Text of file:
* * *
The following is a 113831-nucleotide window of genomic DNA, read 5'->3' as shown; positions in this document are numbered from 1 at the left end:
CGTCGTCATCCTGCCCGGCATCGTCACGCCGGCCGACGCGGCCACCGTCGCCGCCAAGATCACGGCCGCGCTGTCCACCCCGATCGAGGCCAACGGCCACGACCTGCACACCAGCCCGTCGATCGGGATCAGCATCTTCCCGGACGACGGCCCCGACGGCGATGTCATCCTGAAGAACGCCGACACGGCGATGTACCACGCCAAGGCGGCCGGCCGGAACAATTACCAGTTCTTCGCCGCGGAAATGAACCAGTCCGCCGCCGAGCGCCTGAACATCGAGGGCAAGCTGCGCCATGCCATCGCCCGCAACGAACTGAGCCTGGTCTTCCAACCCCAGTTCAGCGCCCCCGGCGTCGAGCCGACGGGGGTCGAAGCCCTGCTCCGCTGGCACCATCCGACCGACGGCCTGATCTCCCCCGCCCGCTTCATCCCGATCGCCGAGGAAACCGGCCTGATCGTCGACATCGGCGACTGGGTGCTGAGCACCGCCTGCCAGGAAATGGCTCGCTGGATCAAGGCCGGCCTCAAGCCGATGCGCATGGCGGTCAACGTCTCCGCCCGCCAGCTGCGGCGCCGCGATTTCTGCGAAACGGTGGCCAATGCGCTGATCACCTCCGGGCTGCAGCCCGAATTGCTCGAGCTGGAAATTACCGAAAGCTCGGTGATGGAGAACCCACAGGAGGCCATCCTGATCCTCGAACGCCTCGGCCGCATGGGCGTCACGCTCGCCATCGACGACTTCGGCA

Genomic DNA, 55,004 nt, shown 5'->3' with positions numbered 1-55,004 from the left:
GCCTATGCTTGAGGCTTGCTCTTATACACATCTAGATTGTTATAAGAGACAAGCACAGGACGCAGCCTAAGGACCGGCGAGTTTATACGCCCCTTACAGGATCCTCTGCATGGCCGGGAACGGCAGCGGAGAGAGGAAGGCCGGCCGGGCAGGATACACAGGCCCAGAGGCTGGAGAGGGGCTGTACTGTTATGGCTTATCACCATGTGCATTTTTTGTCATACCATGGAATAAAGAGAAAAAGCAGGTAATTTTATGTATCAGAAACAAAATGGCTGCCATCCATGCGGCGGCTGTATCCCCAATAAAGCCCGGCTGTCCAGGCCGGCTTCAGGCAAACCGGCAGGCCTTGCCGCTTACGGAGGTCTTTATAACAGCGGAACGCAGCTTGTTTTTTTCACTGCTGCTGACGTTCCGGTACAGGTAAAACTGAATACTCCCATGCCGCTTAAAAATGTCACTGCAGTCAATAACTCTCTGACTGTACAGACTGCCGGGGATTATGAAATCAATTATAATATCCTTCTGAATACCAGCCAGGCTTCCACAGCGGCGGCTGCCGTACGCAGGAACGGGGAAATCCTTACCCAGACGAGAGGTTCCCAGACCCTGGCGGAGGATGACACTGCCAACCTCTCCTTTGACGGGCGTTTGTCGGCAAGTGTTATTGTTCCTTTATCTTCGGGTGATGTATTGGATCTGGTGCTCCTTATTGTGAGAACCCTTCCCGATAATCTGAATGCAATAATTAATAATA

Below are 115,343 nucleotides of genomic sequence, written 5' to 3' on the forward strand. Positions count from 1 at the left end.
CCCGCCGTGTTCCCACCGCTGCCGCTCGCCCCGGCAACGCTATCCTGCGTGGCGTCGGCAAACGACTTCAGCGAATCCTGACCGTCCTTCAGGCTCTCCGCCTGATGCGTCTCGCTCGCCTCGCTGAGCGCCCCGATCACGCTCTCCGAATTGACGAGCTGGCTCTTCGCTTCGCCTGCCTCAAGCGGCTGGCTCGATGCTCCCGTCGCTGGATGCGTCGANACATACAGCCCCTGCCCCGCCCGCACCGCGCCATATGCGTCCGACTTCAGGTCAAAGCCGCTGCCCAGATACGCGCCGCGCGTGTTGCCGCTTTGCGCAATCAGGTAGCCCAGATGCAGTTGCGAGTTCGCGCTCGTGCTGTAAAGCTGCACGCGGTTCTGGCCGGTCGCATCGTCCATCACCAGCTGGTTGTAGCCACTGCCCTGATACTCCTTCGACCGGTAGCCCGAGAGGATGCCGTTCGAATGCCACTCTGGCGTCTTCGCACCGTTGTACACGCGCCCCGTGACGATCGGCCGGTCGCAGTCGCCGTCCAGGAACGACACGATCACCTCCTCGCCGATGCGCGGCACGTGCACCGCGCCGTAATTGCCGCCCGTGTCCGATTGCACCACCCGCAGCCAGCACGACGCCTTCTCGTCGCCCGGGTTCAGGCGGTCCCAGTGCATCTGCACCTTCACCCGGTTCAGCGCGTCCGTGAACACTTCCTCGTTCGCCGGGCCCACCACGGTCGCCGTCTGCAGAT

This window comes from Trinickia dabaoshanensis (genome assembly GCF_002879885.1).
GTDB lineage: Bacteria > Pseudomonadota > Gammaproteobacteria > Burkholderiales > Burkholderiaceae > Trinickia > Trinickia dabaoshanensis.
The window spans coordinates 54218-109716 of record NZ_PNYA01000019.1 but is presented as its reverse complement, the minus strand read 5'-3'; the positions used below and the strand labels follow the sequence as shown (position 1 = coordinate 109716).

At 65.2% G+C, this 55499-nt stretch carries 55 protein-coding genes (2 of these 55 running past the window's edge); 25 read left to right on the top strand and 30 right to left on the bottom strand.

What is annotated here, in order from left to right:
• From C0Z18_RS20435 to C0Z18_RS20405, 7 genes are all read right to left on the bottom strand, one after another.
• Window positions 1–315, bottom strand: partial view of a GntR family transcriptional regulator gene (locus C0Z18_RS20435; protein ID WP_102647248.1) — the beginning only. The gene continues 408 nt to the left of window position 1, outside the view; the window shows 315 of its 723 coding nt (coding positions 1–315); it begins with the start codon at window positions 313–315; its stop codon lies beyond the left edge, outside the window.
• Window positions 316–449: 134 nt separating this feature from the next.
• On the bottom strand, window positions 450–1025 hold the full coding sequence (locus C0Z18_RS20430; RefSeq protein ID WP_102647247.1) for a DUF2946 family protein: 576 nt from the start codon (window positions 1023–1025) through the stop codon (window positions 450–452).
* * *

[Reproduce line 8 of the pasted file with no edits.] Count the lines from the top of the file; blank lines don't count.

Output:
GTDB lineage: Bacteria > Pseudomonadota > Gammaproteobacteria > Burkholderiales > Burkholderiaceae > Trinickia > Trinickia dabaoshanensis.